For much of my young life, I was devoted to my first love: Dance. After fifteen years of classical ballet training, I auditioned and was accepted into a conservatory-style university BFA program. It was there that I lived and breathed dance, clad in a daily uniform of faded leotards, tights, cut-offs and ratty leg warmers. I spent hours perfecting technique, studying composition, critiquing performances, analyzing rhythm and scores, developing my choreographic voice.
Like any college student, I had grand visions of where life beyond university would take me. Youth provides a great sense of possibility, adventure, an excitement of the unknown. After graduation, I spent two months studying and performing with a troupe in Italy. youth provides a great sense of possibility, adventure, an excitement of the unknownI attended the American Dance Festival at Duke University, (founded by Martha Graham, Hanya Holm, Doris Humphrey,and Charles Weidman), under the direction of some of the country’s top choreographers. I spent a summer in Manhattan to attend intensives at both the Martha Graham and Merce Cunningham schools. As far as an aspiring professional dancer is concerned, I was on the right path. The trouble was the path that led me home ended in California. Not New York.
Dance is alive and well in NYC. Manhattanites seem to be well-versed in dance. Last night after attending dress rehearsal for LA Dance Project, I met a former NY-based bartender who asked me about the dance company. I used the word “contemporary” to describe the choreography. He said, “Is that different than modern?” I explained that contemporary dance is work being composed currently, and he immediately interrupted to confidently confirm, “So modern would be Martha Graham and Merce Cunningham.” “Exactly.” I was impressed. I don’t know many Angelenos who might know the difference off-hand.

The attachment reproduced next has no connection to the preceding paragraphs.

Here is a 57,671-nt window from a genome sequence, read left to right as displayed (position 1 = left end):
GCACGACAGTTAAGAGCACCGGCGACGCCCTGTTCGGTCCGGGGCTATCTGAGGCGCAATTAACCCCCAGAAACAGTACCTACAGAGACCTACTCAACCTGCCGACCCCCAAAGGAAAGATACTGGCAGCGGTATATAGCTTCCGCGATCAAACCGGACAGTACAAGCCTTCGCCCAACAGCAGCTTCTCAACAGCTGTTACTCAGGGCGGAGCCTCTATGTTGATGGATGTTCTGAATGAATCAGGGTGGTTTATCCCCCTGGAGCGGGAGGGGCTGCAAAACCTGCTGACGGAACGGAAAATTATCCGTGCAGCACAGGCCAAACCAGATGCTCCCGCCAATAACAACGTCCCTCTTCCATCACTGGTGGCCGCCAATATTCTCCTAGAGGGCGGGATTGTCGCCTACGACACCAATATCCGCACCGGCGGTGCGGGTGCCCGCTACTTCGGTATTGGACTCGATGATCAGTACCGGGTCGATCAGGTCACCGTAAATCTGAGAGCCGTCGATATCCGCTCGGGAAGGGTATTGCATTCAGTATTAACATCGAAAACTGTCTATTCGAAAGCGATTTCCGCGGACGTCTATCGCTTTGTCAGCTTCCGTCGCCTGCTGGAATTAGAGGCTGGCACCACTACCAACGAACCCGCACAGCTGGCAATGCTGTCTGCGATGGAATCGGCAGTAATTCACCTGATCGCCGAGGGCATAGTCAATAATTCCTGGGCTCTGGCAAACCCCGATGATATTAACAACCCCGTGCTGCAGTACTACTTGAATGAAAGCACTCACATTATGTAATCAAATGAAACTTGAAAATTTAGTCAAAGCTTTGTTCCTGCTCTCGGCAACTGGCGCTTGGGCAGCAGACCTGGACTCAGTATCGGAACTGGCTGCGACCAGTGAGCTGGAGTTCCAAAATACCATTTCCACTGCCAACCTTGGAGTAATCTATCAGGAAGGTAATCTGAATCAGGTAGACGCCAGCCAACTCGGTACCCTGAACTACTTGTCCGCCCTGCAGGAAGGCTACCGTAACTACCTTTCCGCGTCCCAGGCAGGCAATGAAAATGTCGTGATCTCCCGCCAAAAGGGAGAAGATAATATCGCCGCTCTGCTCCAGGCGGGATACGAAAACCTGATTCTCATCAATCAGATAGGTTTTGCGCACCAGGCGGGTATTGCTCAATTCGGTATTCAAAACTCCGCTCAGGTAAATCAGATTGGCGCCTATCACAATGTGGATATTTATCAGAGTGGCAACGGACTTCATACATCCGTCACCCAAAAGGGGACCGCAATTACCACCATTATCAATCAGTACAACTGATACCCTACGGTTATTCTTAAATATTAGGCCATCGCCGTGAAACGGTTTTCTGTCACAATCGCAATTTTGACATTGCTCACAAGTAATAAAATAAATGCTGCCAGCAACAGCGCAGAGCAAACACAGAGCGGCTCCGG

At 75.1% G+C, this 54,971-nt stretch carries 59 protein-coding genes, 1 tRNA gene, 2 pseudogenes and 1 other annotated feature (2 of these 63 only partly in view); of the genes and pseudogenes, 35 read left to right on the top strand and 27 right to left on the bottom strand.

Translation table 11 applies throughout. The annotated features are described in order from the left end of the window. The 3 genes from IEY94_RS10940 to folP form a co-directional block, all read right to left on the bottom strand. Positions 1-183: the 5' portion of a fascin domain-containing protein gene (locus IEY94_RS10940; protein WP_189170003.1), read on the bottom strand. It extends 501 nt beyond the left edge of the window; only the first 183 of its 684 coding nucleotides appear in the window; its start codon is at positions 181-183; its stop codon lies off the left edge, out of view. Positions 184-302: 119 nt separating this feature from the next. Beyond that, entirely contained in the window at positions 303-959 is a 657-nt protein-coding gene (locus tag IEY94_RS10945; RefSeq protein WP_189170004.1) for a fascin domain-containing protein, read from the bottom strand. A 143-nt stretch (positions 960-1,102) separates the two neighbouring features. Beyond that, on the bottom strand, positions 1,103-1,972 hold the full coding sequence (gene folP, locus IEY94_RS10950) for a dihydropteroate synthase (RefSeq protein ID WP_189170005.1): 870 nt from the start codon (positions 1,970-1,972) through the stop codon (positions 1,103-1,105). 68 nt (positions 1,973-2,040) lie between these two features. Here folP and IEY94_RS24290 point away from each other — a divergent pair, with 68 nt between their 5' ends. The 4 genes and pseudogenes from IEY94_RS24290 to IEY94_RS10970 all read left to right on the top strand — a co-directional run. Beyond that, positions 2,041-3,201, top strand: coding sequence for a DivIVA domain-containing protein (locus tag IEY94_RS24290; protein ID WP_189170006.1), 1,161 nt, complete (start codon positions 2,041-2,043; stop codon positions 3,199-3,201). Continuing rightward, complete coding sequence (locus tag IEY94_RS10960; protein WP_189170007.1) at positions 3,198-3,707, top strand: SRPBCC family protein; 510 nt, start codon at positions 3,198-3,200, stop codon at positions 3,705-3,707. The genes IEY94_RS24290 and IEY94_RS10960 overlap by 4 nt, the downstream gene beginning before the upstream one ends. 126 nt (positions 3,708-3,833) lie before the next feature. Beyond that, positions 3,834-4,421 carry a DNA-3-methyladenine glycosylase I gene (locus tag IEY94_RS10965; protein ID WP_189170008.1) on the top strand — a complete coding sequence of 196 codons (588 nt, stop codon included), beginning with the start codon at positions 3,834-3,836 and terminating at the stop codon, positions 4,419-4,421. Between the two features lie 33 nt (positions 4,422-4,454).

I love New York. I really do. I wanted to want to live in New York. There are so many wonderfully unique things about Manhattan, but in my heart, It’s always troubled me that Los Angeles doesn’t have a proper dance company. I’ve always waited for the companies to come to town.Los Angeles is home. I’ve lived in Southern California almost my entire life, and can’t imagine living anywhere else. The kind of dance that matters to me, the kind of dance I find to be rewarding and inspiring does not have a strong foothold in Los Angeles, but Los Angeles has a strong hold on me. Plus, my mother, who was battling cancer at the time, was in still in the LA area, and my boyfriend (now husband) was also in Los Angeles. I couldn’t find it in myself to make the move to the East Coast, even to chase my dance dream. Still, I chose LA over dance, and with that decision came the infinite deferral of a potential dance career.
It’s always troubled me that Los Angeles doesn’t have a proper dance company, not even a strong ballet presence to speak of. I’ve always waited for the companies to come to town. A vast imbalance lies between the coasts: New York alone has NYCB, ABT, Cunningham, Graham, Mark Morris, Alvin Ailey, Pina Bausch, Bill T. Jones/Arnie Zane, Paul Taylor, Twyla Tharp. And those are just the heavy-hitters with large endowments–the list is long and goes on and on. Wikipedia shows one Los Angeles-based troupe on the List of Dance Companies page. That’s just plain sad. Enter LA Dance Project.